Shows & Panels
Shows & Panels
- The 2014 Big Picture on Cyber Security
- AFCEA Answers
- American Readiness: Renewable Power and Efficiency Technologies
- Ask the CIO
- Building the Hybrid Cloud
- Connected Government: How to Build and Procure Network Services for the Future
- Continuing Diagnostics and Mitigation: Discussion of Progress and Next Steps
- Federal Executive Forum
- Federal News Radio's National Cyber Security Awareness Month Special Panel Discussion
- Federal Tech Talk
- The Future of Government Data Centers
- The Future of IT: How CIOs Can Enable the Service-Oriented Enterprise
- Government Perspectives on Mobility and the Cloud
- The Intersection: Where Technology Meets Transformation
- Maximizing ROI Through Data Center Consolidation
- Mitigating Insider Threats in Virtual & Cloud Environments
- Modern Mission Critical Series
- The New Generation of Database
- Reimagining the Next Generation of Government
- Targeting Advanced Threats: Proven Methods from Detection through Remediation
- Transformative Technology: Desktop Virtualization in Government
- The Truth About IT Opex and Software Defined Networking
- Air Traffic Management Transformation Report
- Cloud First Report
- General Dynamics IT Enterprise Center
- Gov Cloud Minute
- Government in Technology Series
- Homeland Security Cybersecurity Market Report
- National Cybersecurity Awareness Month
- Technology Insights
- The Cyber Security Report
- The Next Generation Cyber Security Experts
Shows & Panels
Search Tags: Bureau of Labor Statistics
Federal retirees will soon know their cost of living adjustment for January 2015. The bad news is, it might be lower than they were hoping, says Senior Correspondent Mike Causey.
After a decade of growth, the number of federal employees has begun a slight decline. New data from the Bureau of Labor Statistics shows 63,000 fewer feds on the government's payroll today than there were a year ago. Federal News Radio's Web Manager Julia Ziegler joined Tom Temin and Emily Kopp on the Federal Drive to discuss what this means for agencies as they try to complete their missions.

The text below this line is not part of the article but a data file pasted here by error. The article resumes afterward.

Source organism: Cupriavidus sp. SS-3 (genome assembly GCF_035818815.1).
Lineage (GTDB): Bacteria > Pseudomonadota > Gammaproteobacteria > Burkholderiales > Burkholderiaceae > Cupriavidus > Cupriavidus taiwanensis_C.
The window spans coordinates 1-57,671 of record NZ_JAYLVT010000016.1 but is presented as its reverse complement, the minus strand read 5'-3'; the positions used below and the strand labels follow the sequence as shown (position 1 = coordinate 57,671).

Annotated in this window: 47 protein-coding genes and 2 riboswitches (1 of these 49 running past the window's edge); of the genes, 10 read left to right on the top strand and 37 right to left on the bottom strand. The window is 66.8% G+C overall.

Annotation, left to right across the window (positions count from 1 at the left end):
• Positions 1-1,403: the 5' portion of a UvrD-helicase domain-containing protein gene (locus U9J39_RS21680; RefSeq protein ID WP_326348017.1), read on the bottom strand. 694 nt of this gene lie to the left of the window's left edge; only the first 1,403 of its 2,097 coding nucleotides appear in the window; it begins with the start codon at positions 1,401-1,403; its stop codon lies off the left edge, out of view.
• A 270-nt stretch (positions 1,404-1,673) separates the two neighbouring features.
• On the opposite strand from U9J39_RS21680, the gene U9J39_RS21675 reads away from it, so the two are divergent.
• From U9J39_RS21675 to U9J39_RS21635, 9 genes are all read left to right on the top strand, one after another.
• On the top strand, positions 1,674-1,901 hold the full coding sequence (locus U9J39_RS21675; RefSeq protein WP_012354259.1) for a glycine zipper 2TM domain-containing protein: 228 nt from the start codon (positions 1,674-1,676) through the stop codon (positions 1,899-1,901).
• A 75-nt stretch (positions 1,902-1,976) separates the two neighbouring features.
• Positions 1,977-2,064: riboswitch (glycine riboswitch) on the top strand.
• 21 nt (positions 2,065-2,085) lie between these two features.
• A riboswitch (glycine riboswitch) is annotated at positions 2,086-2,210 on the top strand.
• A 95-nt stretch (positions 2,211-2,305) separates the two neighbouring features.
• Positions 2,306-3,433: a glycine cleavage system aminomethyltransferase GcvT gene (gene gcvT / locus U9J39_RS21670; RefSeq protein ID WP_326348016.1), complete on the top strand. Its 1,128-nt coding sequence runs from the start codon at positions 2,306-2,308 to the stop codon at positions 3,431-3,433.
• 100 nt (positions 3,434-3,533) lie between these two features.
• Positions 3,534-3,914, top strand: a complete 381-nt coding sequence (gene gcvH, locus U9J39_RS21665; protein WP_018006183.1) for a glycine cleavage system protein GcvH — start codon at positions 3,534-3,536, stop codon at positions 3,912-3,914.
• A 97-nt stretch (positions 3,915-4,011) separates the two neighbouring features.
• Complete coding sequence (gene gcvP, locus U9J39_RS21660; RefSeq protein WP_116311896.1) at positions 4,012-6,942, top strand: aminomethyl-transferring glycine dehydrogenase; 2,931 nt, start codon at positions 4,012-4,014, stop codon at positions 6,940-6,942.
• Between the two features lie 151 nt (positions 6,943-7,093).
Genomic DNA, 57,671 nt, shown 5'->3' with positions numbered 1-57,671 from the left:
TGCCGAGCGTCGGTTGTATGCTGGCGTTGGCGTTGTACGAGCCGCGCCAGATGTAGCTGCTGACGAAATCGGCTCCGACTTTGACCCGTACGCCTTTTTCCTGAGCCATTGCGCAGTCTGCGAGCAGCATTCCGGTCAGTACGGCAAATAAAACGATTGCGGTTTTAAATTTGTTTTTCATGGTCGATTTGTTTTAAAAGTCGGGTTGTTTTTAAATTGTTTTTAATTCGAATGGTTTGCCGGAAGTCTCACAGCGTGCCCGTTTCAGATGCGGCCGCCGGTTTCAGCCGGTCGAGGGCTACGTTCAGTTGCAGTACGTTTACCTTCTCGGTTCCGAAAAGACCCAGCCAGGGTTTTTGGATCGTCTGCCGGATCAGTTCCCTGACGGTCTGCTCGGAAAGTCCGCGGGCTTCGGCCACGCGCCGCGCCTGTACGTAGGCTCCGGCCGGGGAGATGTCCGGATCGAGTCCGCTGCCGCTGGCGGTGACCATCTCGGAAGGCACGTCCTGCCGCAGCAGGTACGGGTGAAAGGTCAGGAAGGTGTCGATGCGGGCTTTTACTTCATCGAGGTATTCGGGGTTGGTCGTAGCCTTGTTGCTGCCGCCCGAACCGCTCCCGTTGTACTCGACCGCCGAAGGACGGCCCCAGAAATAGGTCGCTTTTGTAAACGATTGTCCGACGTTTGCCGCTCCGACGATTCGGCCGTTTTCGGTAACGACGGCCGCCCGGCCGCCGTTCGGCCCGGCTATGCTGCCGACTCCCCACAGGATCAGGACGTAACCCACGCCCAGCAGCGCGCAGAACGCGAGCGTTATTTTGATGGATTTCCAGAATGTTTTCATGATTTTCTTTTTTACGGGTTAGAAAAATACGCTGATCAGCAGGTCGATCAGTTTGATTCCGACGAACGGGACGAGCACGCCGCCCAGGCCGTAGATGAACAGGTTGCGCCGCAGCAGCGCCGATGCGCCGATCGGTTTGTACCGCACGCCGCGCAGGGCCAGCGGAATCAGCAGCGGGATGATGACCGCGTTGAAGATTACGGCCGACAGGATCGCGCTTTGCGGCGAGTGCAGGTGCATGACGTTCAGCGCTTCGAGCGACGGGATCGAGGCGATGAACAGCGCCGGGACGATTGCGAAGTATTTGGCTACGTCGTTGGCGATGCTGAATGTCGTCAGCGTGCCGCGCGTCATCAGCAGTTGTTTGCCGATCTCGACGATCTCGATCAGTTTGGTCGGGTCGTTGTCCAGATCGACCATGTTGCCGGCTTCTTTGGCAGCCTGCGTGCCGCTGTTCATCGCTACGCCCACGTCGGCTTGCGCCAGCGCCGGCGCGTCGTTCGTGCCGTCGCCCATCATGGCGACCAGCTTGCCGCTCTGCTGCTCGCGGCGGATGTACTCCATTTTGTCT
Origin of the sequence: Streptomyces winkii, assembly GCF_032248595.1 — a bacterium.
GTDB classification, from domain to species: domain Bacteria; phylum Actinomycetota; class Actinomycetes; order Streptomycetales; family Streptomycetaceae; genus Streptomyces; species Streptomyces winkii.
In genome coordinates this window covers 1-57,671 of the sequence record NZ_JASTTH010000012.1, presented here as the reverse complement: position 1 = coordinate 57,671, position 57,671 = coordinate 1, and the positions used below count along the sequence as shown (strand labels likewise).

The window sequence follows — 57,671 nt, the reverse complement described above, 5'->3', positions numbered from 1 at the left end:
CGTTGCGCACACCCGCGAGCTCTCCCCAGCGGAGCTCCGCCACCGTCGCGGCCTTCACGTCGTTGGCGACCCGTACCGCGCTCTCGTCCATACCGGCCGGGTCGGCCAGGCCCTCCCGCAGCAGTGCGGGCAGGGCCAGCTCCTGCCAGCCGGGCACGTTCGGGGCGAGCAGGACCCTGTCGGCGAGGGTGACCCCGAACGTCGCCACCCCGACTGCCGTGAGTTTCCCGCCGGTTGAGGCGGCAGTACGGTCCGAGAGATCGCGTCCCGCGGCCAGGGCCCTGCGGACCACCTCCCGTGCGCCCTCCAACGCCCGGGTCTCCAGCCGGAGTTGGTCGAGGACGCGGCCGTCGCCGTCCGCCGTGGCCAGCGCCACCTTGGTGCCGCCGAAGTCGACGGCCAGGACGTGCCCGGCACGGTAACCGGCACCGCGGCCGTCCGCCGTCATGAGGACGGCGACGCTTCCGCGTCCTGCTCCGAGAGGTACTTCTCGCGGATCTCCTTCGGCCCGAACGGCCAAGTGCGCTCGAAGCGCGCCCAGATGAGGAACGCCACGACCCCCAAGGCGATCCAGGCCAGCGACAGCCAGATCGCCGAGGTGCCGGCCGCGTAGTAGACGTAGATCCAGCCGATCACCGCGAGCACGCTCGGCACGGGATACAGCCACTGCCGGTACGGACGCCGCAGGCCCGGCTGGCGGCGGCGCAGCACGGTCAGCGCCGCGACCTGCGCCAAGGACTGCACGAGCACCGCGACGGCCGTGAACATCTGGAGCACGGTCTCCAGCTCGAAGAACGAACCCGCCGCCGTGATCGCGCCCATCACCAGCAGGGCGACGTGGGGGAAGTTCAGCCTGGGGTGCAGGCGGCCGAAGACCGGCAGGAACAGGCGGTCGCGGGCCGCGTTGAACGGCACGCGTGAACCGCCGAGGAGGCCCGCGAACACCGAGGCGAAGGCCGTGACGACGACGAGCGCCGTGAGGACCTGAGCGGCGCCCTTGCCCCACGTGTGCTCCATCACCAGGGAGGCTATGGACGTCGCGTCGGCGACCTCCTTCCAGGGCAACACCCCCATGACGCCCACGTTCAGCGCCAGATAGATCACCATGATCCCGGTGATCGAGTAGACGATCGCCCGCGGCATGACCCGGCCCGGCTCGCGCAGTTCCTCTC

The health IT industry is booming and that means so are jobs in that arena. According to the Bureau of Labor Statistics, the number of medical records technicians is expected to grow by 22 percent between 2012 and 2022.
The report found federal employees work on average of 38.7 hours a week, compared with 41.4 hours per week in the private sector. That difference adds up to 3.8 fewer weeks per year feds work.
Bureau of Labor Statistics reports that in 2011 federal employees' paychecks increased by 1.3 percent compared to a 1.2 percent increase in the private sector.
New jobs can't be created in the federal government as things stand.
Union membership has declined across the board in 2010 despite a substantial rise in public sector union workers compared to their private sector counterparts.
Learn more about how many people are working for the government, and how many aren't from Christopher Goodman, an economist with the Bureau of Labor Statistics.
GovExec reports on a Bureau of Labor Statistics report that federal employees are paid an average of 24 percent less than their private sector counterparts.
The issues surrounding pay and benefits for federal employees continues to be a controversial one. The Cato Institute weighs in today, saying comparing salaries between the public and private sectors needs to be done by an independent and impartial organization -- and the way the federal pay gap is calculated should be updated.